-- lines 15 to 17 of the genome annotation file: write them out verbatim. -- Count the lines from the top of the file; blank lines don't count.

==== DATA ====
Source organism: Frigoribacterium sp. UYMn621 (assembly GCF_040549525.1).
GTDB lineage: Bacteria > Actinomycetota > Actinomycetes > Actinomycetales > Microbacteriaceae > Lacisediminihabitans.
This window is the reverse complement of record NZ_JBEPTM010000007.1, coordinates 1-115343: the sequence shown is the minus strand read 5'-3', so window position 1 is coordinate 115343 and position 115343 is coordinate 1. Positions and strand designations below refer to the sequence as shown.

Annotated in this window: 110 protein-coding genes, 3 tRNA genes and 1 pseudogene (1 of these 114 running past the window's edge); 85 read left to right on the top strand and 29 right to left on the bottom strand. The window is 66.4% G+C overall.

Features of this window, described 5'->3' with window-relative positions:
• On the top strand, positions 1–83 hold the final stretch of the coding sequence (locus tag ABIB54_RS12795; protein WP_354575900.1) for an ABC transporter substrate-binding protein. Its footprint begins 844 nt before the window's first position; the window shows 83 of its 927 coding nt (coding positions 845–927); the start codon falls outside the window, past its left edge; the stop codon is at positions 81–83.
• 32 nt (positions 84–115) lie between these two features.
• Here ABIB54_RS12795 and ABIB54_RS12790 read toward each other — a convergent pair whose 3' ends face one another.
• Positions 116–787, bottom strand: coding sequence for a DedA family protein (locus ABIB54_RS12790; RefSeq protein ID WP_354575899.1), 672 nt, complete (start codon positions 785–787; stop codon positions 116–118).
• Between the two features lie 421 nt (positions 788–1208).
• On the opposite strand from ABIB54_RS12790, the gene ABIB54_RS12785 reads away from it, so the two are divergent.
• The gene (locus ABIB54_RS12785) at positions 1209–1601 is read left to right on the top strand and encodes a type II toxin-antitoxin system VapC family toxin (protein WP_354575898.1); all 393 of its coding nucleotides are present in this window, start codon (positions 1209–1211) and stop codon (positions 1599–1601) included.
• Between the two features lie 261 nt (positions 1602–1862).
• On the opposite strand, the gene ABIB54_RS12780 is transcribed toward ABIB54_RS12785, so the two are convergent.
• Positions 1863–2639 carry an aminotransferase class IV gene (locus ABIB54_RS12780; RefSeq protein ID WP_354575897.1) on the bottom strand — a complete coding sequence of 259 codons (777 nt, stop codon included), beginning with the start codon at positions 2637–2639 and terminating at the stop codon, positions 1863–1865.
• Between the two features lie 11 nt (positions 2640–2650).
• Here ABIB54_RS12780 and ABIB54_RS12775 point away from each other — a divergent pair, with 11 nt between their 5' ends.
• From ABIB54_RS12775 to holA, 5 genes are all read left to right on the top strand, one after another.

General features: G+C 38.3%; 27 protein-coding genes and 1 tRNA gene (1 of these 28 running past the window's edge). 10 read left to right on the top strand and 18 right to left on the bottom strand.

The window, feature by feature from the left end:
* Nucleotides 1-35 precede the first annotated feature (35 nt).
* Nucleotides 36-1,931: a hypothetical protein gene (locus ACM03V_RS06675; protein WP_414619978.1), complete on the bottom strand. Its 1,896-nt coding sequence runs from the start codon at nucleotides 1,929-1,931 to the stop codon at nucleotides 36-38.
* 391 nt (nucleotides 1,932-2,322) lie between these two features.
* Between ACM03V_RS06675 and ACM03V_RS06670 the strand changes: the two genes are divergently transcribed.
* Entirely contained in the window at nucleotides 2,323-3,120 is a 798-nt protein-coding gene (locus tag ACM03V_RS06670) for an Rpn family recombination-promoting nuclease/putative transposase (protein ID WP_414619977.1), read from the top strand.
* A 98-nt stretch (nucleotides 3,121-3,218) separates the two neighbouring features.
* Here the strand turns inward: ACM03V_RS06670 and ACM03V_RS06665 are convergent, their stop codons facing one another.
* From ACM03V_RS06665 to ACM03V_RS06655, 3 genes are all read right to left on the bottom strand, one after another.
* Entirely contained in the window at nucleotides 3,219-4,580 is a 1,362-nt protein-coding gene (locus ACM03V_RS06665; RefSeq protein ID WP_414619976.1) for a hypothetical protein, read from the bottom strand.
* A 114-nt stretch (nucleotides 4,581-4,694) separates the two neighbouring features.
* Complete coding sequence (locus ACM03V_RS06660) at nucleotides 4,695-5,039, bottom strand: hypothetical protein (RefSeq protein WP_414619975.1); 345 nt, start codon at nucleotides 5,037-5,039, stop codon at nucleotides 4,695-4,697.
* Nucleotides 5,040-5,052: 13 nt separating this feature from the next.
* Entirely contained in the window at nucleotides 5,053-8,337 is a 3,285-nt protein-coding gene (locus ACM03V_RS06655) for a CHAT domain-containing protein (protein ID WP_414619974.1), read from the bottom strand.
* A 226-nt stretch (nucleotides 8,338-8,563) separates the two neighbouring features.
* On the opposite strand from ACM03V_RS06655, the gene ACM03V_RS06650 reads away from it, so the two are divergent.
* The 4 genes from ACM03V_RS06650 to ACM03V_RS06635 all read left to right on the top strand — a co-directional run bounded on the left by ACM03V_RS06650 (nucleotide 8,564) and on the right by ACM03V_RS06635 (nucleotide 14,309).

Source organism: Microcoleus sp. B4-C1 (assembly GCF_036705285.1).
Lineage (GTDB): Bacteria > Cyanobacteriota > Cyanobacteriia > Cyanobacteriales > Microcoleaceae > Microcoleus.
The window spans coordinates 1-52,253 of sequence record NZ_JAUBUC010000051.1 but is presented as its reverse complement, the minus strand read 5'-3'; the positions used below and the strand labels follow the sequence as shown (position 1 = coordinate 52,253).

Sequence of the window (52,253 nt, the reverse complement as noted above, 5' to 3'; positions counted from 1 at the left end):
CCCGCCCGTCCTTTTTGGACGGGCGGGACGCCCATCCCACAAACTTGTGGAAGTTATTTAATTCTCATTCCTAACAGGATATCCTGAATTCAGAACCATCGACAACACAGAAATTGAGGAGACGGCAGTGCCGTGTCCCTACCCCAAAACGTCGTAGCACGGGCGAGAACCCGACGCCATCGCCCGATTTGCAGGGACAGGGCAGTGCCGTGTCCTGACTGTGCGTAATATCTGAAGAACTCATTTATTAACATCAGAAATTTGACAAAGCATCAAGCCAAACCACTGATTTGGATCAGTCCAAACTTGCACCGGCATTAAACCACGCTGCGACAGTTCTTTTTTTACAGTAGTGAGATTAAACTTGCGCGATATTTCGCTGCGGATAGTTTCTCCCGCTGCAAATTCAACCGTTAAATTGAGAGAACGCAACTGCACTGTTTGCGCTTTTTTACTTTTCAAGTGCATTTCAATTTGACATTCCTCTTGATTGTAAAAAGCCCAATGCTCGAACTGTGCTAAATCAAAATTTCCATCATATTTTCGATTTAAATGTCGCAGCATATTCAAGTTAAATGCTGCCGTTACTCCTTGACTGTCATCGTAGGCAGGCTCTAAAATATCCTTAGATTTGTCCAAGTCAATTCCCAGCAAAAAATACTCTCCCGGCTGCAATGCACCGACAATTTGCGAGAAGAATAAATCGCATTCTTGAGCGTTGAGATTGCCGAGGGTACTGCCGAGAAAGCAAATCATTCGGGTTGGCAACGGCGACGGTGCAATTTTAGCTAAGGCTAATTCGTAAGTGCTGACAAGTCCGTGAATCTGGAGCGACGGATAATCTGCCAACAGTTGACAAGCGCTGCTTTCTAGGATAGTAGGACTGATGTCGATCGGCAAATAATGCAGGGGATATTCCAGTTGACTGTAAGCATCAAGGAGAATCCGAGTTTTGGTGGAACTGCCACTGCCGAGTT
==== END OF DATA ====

• Positions 1863–2639 carry an aminotransferase class IV gene (locus ABIB54_RS12780; RefSeq protein ID WP_354575897.1) on the bottom strand — a complete coding sequence of 259 codons (777 nt, stop codon included), beginning with the start codon at positions 2637–2639 and terminating at the stop codon, positions 1863–1865.
• Between the two features lie 11 nt (positions 2640–2650).
• Here ABIB54_RS12780 and ABIB54_RS12775 point away from each other — a divergent pair, with 11 nt between their 5' ends.